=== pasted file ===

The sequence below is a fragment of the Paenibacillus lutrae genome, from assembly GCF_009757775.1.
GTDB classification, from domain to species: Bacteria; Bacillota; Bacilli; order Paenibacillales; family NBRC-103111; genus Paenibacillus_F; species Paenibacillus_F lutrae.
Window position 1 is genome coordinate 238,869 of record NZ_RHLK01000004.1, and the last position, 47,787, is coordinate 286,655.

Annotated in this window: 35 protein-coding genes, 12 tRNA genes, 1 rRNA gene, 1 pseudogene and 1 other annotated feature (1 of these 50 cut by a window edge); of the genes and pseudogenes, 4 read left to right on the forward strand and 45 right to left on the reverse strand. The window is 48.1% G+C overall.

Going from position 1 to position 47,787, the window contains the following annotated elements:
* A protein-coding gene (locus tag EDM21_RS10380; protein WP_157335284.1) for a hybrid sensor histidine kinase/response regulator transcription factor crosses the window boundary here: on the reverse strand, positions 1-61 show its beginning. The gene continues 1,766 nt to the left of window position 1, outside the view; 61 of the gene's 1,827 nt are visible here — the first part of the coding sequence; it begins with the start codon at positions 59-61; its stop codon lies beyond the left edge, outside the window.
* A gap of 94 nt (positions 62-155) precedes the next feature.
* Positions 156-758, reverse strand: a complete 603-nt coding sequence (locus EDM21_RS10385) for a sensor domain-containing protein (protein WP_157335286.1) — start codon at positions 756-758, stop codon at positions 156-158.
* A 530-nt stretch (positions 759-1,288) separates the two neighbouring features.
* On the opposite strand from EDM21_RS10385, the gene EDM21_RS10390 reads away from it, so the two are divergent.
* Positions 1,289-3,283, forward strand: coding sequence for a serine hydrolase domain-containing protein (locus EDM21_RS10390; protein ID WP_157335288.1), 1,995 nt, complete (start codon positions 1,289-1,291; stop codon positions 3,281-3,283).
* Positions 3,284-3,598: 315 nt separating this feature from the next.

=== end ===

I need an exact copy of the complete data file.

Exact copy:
The sequence below is a fragment of the Paenibacillus lutrae genome, from assembly GCF_009757775.1.
GTDB classification, from domain to species: Bacteria; Bacillota; Bacilli; order Paenibacillales; family NBRC-103111; genus Paenibacillus_F; species Paenibacillus_F lutrae.
Window position 1 is genome coordinate 238,869 of record NZ_RHLK01000004.1, and the last position, 47,787, is coordinate 286,655.

Annotated in this window: 35 protein-coding genes, 12 tRNA genes, 1 rRNA gene, 1 pseudogene and 1 other annotated feature (1 of these 50 cut by a window edge); of the genes and pseudogenes, 4 read left to right on the forward strand and 45 right to left on the reverse strand. The window is 48.1% G+C overall.

Going from position 1 to position 47,787, the window contains the following annotated elements:
* A protein-coding gene (locus tag EDM21_RS10380; protein WP_157335284.1) for a hybrid sensor histidine kinase/response regulator transcription factor crosses the window boundary here: on the reverse strand, positions 1-61 show its beginning. The gene continues 1,766 nt to the left of window position 1, outside the view; 61 of the gene's 1,827 nt are visible here — the first part of the coding sequence; it begins with the start codon at positions 59-61; its stop codon lies beyond the left edge, outside the window.
* A gap of 94 nt (positions 62-155) precedes the next feature.
* Positions 156-758, reverse strand: a complete 603-nt coding sequence (locus EDM21_RS10385) for a sensor domain-containing protein (protein WP_157335286.1) — start codon at positions 756-758, stop codon at positions 156-158.
* A 530-nt stretch (positions 759-1,288) separates the two neighbouring features.
* On the opposite strand from EDM21_RS10385, the gene EDM21_RS10390 reads away from it, so the two are divergent.
* Positions 1,289-3,283, forward strand: coding sequence for a serine hydrolase domain-containing protein (locus EDM21_RS10390; protein ID WP_157335288.1), 1,995 nt, complete (start codon positions 1,289-1,291; stop codon positions 3,281-3,283).
* Positions 3,284-3,598: 315 nt separating this feature from the next.